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LIVERPOOL CORN.—TUESDAY.

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WEIGHTS FOR THE SPRING HANDICAPS.

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RACING FIXTURES. Birmingham Feb. 8 and 9 Lincoln Spring. Feb. 16 and 17 Carmarthenshire Hunt Feb. 22 and 24 Baschurch Feb. 25 Liverpool Spring March 8, 9, and 10 Bangor April 1 COURSING FIXTURES. Abergele Feb. 3 Hereford â¢. â¢â¢ Feb. 3 and 4 Upton Magna Feb. 14 and 15 Waterloo Feb. 16, <fcc. SPORT IN WALES. A Denbighshire fanner writing to the Field says:â" I send you the account of a rnn with the B.C.C.H., which took place on Monday, the 17th inst. This pack only commenced hunting the districts round the Vale of Clwyd last year, and have had great difficulties to contend with. The sport last Monday was, however, most encouraging. The meet was at Haforlands, the seat of H. R. Sandbach, Esq., and as usual at this fixture a good fox was soon found in a likely looking gorse near the Llan- rwst Lodge. With scent breast high, the hounds rattled their fox over tne grass enclosures towards Llanrwst; but turning to the left ran a ring round to Cemmes Dingle, which they crossed at once, making over the hill at a pace which the field found it next to impossible to live with. The hounds raced this gallant fox over the open, and without a check up to the Coed Coch Woods; here, inclining to the left, they skirted the Dawn Valley, and, sinking the hill, ran into the rookery at the back of the house at Coed Coch where though the varmint had been repeatedly viewed close before the hounds, a most unaccountable check took place, followed by cold hunting. The right line was fortunately recovered, and the pack sticking to their fox with great determination, were soon on better terms with him; and after another ring round the valley this tough customer, a fine old dog fox, was run into in the grounds at Coed Coch. Thus ended in the most satisfactory way, this capital run, which occu- pied two hours and three quarters. The pace was great, con- sidering the severe nature of the country, the distance up to the first check (eight miles) being covered in thirty-five minutes. e g Men, hounds, and horses had quite enough." THE ALLEGED CRUELTY OF FOX HUNTING. (From the Sportsman.) It is,now just half a score years since Lord Redesdale submitted a Bill to Parliament entitled An Act to Prevent the Entering and Running of Horses carrying very Light Weights for any Plate or Money." One of the restrictions sought to be imposed upon owners was that no racehorse should carry less than 7st. Jockeys who lay on flesh," just as racehorses do during the winter recess, would have bailed the passing of such a law as a boon, and if the preamble of the Act recommending a return to the old weights and distances had been carried, such men as Wells and Aldcroft would be enabled to ride in a greater part of the events recorded in the Racing Calendar without "wasting," or what, in turf parlance, is sometimes termed having the "muzzle on." The penal- ties sought to be imposed upon persons who saddled their horses with a heavier weight than the impost named was 2200, and, in addition to this, the forfeiture of the horse, with an allowance of double costs to the informer, would have been insisted upon. Subsequent to the rejection of this Bill, some members of the House of Commons sought to abolish the running for Royal Plates, and attempted to convince men of common sense that "since the abolition of 12st. imposts and four-mile heats, our breed of horses had sadly deteriorated." After a Ion debate on this sub- ject, and many speeches" from honourable members, the majority of whom displayed a lamentable amount of ignorance on equine subjects, and racing in particular, General Peel and Lord Palmerston came to the rescue, and I quote from the Parliamentary report in the daily papers of the time, as follows: General Peel entirely disagreed from his hon. friend, that the breed of horses had deteriorated in this country; on the contrary, he believed there had never before been a breed possessed of so great powers of endurance and speed. He might claim to speak with some authority on that point, having himself been a breeder of horses for forty years. Lord Palmerston said he entirely agreed in what had fallen from the right hon. and gallant gentlemen opposite (General Peel). He differed altogether from those who contended that the breed of horses had deteriorated; on the contrary, he thought the general breed of horses was better as to substance and power ot endurance. Any one who went into a racing stable and noticed the size, build, and substance of the horses could hardlv wish for anything better in those resDects. The fact was that greater pains were taken in the present day to force on a young horse. But there was one immediate test, and that had been mentioned by his hon. friend. If the breed had deteriorated, foreigners would not come to England to buy our horses; but the complaint was that every year more and more people came from abroad to purchase horses in England. That was proof that the English horse was a good horse. We have now a lot of similar agitators preaching against the cruelty" of foxhunting, and if ever a Bill to suppress the good old sport be introduced into Parliament there would be a fine chance for Mr Chaplin to "guillotine" its promoters as effectually as Lord Palmerston and Gen. Peel did Mr P. Wyndham and his motion about the deteriora- tion of our racehorses. Amongst other questions in re- ference to the alleged cruelty" of breaking up a fox and extinguishing his life and his carcase almost as quickly as a flash of lightning, some fox-hunting M. P. would pro- bably ask what was proposed to be done with the foxes now in the coverts of our hunting countries? Whether they must be kept to breed from, and pampered with the game that supplies the London and other markets, or must the edict go forth to every gamekeeper in the kingdom to shoot, trap, and poison every fox found in their preserves or elsewhere, and thus set in motion the most cruel and horrible means of death to which the fox is now subjected by a class of people who have not the skill to ride nor the courage to hunt. When a fox is found in covert he has a chance afforded him to save his life by flight, aided by his natural cunning, and if he be fairly run into his fate is far more quickly sealed than when caught by the leg in a trap, or when he crawls away to his covert to linger and die of poison. Yet many years of such atrocious cruelty to the fox would be the consequence of any legislation that would put an end to hunting, and to the manly and healthy pleasure afforded in a ride to hounds until they break up their quarry in the open, or he fairly beats them in a run to ground. THE INTERNATIONAL WRESTLING.âThis match came off on Thursday and Friday week, at the Agricultural Hall, in the presence of a vast concourse of persons. The competitors were M. Bonnet le Bceuf, of Gascoigne, and M. Dubois, of Paris, who represented France, and Wright, of Westmorland, and Jameson, of Cumberland, who represented Old England. The conditions were to wrestle two falls each in the French and English styles; and should both win in their own they were to toss for the final style in which the contest should be decided. The French $ T athletes were much heavier men than their opponents, while the latter had the advantage on the side of youth. Wright and Le Boeuf were the first pair, who contested m the English style, and the Westmorland soon brought the Frenchman to the ground i l ⢠9 f v ? Si.1 c'l.f. r J >;⢠;j,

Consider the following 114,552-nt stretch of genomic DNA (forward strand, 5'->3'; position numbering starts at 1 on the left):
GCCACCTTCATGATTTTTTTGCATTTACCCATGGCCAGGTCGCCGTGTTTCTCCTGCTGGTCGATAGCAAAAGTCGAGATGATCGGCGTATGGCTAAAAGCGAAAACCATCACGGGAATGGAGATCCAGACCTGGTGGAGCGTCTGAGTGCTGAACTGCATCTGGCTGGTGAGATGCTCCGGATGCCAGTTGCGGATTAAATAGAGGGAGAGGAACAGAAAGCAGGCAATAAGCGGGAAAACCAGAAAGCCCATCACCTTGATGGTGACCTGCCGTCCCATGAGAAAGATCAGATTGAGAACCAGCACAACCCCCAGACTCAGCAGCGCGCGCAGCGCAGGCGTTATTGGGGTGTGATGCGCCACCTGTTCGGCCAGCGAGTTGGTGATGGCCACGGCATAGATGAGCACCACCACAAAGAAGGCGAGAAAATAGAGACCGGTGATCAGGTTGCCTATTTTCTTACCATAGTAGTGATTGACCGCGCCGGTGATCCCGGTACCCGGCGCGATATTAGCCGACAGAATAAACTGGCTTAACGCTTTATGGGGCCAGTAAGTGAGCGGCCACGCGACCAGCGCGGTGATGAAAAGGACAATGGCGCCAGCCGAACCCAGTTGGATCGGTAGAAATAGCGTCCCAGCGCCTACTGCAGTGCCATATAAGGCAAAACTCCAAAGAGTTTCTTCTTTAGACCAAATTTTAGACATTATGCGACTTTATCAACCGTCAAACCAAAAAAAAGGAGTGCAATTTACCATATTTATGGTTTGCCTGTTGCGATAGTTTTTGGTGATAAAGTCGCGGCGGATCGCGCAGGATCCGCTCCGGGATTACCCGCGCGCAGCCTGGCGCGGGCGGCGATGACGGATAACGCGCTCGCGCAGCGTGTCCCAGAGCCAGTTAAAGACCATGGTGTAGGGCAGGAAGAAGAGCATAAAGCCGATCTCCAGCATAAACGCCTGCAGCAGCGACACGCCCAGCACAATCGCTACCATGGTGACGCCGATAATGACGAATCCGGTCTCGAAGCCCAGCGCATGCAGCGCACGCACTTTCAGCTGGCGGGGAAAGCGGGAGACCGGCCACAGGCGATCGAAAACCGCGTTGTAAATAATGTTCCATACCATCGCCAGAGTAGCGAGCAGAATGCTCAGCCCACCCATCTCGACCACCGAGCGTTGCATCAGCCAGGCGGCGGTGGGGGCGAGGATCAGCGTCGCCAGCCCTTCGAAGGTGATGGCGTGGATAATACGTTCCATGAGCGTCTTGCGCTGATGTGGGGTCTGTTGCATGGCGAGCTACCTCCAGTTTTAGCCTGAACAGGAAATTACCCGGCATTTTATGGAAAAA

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BARMQUTH JUNCTION.

THE FESTINIOG RAILWAY.

THE MARRIAGE OF MISS EDWARDS…

ROTTEN EGGS AND THE ADDRESS…

REVIEW OF THE BRITISH CORN…

-4. LLANDDERFEL.